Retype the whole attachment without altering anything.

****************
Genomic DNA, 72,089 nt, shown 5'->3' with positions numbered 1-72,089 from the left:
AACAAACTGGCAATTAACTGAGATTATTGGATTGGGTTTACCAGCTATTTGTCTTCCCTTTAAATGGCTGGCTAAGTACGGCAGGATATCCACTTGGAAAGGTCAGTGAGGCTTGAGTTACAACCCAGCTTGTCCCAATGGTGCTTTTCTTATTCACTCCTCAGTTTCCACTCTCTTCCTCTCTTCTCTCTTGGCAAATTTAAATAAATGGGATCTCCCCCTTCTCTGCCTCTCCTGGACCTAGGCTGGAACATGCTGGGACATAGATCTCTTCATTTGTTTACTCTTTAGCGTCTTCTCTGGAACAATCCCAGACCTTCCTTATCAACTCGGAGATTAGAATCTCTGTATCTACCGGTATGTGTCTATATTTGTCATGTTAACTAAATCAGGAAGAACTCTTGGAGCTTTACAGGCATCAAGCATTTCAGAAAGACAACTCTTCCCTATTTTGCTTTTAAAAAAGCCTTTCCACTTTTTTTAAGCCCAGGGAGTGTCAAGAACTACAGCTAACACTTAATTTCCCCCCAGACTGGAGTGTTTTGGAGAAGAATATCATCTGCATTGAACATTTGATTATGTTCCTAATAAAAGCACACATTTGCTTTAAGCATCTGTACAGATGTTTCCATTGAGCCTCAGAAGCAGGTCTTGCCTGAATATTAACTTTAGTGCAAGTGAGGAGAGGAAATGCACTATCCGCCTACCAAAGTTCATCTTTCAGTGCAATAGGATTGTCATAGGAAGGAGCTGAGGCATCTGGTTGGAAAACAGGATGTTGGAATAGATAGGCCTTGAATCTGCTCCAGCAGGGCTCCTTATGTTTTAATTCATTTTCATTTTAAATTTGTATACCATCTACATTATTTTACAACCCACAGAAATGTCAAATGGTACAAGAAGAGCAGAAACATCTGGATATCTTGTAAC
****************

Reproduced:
Genomic DNA, 72,089 nt, shown 5'->3' with positions numbered 1-72,089 from the left:
AACAAACTGGCAATTAACTGAGATTATTGGATTGGGTTTACCAGCTATTTGTCTTCCCTTTAAATGGCTGGCTAAGTACGGCAGGATATCCACTTGGAAAGGTCAGTGAGGCTTGAGTTACAACCCAGCTTGTCCCAATGGTGCTTTTCTTATTCACTCCTCAGTTTCCACTCTCTTCCTCTCTTCTCTCTTGGCAAATTTAAATAAATGGGATCTCCCCCTTCTCTGCCTCTCCTGGACCTAGGCTGGAACATGCTGGGACATAGATCTCTTCATTTGTTTACTCTTTAGCGTCTTCTCTGGAACAATCCCAGACCTTCCTTATCAACTCGGAGATTAGAATCTCTGTATCTACCGGTATGTGTCTATATTTGTCATGTTAACTAAATCAGGAAGAACTCTTGGAGCTTTACAGGCATCAAGCATTTCAGAAAGACAACTCTTCCCTATTTTGCTTTTAAAAAAGCCTTTCCACTTTTTTTAAGCCCAGGGAGTGTCAAGAACTACAGCTAACACTTAATTTCCCCCCAGACTGGAGTGTTTTGGAGAAGAATATCATCTGCATTGAACATTTGATTATGTTCCTAATAAAAGCACACATTTGCTTTAAGCATCTGTACAGATGTTTCCATTGAGCCTCAGAAGCAGGTCTTGCCTGAATATTAACTTTAGTGCAAGTGAGGAGAGGAAATGCACTATCCGCCTACCAAAGTTCATCTTTCAGTGCAATAGGATTGTCATAGGAAGGAGCTGAGGCATCTGGTTGGAAAACAGGATGTTGGAATAGATAGGCCTTGAATCTGCTCCAGCAGGGCTCCTTATGTTTTAATTCATTTTCATTTTAAATTTGTATACCATCTACATTATTTTACAACCCACAGAAATGTCAAATGGTACAAGAAGAGCAGAAACATCTGGATATCTTGTAAC